The court ruling handed down early this week in U.S. Bankruptcy Court in New York on Lehman’s swap termination could have ratings implications for U.S. structured finance transactions that include swap agreements.
Moody’s Investors Service said that decision may have profound effects on structured finance transactions because it challenges long-held assumptions relating to the subordination of swap termination payments to a swap counterparty following a swap counterparty bankruptcy. The rating agency said is in the process of determining which of its rated transactions include similar provisions and that therefore could be affected by the decision.
In the January 25, 2010 ruling, Judge James Peck, the judge overseeing the Lehman Brothers bankruptcy proceedings, held that the market-standard assumptions relating to the subordination of swap termination payments owed to a swap counterparty following a swap counterparty bankruptcy are unenforceable under the U.S. Bankruptcy Code.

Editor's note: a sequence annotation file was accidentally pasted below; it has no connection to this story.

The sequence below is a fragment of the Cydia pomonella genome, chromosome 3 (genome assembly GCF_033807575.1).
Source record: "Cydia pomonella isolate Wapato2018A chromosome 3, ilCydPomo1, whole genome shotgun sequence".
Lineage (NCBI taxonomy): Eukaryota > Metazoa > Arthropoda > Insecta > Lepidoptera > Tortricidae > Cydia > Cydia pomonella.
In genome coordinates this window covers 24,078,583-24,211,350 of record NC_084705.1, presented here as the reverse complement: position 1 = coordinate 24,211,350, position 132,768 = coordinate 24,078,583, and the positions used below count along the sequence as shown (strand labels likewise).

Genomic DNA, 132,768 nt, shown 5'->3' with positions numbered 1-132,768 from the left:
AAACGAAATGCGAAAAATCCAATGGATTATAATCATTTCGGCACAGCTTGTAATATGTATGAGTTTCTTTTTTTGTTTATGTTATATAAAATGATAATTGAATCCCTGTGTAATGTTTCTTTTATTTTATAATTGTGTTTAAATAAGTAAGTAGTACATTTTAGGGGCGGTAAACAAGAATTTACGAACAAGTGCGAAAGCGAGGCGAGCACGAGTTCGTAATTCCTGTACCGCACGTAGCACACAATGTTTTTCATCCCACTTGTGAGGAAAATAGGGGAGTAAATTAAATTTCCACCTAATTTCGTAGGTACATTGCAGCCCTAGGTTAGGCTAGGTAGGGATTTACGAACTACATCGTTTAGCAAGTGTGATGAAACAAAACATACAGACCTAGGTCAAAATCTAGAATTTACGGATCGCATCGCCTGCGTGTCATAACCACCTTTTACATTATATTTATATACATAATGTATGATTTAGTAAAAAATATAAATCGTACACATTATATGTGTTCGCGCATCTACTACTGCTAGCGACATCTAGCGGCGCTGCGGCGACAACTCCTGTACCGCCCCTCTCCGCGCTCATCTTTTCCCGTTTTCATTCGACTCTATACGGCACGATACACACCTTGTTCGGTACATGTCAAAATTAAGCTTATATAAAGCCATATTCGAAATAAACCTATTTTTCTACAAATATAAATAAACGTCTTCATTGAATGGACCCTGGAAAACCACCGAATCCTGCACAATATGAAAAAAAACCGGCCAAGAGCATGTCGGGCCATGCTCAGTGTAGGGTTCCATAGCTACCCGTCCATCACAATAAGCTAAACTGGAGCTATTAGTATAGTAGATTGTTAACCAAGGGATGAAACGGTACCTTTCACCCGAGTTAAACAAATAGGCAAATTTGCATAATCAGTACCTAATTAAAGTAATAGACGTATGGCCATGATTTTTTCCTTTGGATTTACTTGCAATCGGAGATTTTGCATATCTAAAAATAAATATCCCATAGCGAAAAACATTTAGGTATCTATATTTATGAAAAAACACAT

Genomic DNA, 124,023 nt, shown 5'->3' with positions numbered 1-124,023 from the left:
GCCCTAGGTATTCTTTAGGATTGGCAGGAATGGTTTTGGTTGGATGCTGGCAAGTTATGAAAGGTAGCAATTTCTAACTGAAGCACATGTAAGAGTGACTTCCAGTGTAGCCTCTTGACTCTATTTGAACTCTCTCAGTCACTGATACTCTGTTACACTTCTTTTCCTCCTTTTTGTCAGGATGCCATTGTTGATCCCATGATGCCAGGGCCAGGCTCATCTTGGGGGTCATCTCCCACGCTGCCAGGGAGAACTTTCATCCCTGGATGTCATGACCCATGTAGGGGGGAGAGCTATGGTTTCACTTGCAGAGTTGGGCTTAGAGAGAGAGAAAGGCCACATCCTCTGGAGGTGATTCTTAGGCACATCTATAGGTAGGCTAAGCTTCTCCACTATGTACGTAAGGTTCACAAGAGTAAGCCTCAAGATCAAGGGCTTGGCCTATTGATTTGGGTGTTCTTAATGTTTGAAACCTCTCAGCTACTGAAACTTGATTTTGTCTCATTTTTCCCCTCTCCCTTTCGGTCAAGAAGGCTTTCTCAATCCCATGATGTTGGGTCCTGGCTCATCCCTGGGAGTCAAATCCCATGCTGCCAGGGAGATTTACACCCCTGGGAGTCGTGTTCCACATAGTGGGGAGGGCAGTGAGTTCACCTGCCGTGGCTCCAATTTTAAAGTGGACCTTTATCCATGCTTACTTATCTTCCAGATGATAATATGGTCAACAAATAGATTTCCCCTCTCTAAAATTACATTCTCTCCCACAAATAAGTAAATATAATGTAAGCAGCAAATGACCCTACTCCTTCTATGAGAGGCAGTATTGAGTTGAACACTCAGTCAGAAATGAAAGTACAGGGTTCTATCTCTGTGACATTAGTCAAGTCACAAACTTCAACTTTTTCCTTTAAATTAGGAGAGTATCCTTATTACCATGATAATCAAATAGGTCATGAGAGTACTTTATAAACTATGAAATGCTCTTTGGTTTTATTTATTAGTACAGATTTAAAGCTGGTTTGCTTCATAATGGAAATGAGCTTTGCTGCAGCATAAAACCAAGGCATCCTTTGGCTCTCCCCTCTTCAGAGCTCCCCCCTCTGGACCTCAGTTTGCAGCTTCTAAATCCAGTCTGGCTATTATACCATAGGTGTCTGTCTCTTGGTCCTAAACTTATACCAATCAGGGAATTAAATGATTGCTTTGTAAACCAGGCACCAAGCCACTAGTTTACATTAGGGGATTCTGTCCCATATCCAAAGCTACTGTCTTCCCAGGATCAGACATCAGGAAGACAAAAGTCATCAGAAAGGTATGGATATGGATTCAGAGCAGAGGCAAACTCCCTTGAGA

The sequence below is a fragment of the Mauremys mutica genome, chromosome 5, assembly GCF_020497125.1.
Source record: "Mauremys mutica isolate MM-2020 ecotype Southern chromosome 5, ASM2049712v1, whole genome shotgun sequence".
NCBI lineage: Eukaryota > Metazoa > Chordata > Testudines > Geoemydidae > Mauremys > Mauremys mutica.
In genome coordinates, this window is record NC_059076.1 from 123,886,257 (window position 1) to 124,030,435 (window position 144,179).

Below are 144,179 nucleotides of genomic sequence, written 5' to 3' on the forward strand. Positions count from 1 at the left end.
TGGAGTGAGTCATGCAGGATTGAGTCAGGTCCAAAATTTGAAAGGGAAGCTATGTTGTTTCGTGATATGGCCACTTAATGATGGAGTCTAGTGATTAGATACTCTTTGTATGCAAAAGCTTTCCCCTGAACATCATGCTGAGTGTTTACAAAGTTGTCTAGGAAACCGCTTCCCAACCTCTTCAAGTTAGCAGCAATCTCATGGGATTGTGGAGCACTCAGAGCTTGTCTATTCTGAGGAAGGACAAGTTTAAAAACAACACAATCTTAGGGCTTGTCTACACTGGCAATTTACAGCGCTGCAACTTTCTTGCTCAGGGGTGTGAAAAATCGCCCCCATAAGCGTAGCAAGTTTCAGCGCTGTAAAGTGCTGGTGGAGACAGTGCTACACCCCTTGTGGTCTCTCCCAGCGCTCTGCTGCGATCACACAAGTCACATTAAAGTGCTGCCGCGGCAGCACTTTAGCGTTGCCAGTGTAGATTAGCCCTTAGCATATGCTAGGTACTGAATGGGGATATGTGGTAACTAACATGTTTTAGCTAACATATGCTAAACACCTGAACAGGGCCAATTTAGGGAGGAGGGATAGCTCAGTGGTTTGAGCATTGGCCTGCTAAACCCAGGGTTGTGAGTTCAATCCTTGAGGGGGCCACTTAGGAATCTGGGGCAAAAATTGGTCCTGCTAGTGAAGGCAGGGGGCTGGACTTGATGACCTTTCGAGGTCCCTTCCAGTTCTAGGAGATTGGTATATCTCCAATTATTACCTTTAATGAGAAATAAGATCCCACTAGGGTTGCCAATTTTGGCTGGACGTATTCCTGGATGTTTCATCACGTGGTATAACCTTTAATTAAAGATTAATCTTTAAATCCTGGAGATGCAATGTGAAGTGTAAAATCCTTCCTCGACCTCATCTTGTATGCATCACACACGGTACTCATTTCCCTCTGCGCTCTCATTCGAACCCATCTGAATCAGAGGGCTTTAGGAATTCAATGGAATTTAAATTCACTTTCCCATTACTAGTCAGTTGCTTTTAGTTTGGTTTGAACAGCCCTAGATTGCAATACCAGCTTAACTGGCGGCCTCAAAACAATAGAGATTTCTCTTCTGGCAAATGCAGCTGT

This ruling contradicts earlier decisions of U.K. courts in the same case and raises the specter of uncertainty in applying subordination provisions to swap termination payments where the swap counterparty is a U.S. Bankruptcy Code eligible entity. Moody"s believes this ruling may have far-reaching implications for structured finance transactions; however, the impact on each security will depend on multiple factors and requires deliberate and case-specific analysis.
The program documentation, governed by U.K. law, provides that payments to the swap counterparty normally precede those to noteholders. But in the case of a default by the swap counterparty due to any default including bankruptcy, the documents provide that payments will be made to the swap counterparty only after noteholders have been paid in full.
According to Judge Peck, these subordination provisions constituted "ipso facto" clauses void under the Bankruptcy Code. As used in the U.S. Bankruptcy Code, ipso facto clauses are those that seek to modify the relationship of contracting parties due to the filing of a bankruptcy petition. Judge Peck further held that subordination provisions are not covered by the special, broad "safe harbor" bankruptcy exemption for swaps.
Moody’s said it is yet uncertain whether an appeal of the decision may occur or would be successful. A status conference is scheduled on or about February 10, where discussions to attempt to harmonize the conflicting decisions of the U.S. Bankruptcy court and U.K. courts may take place.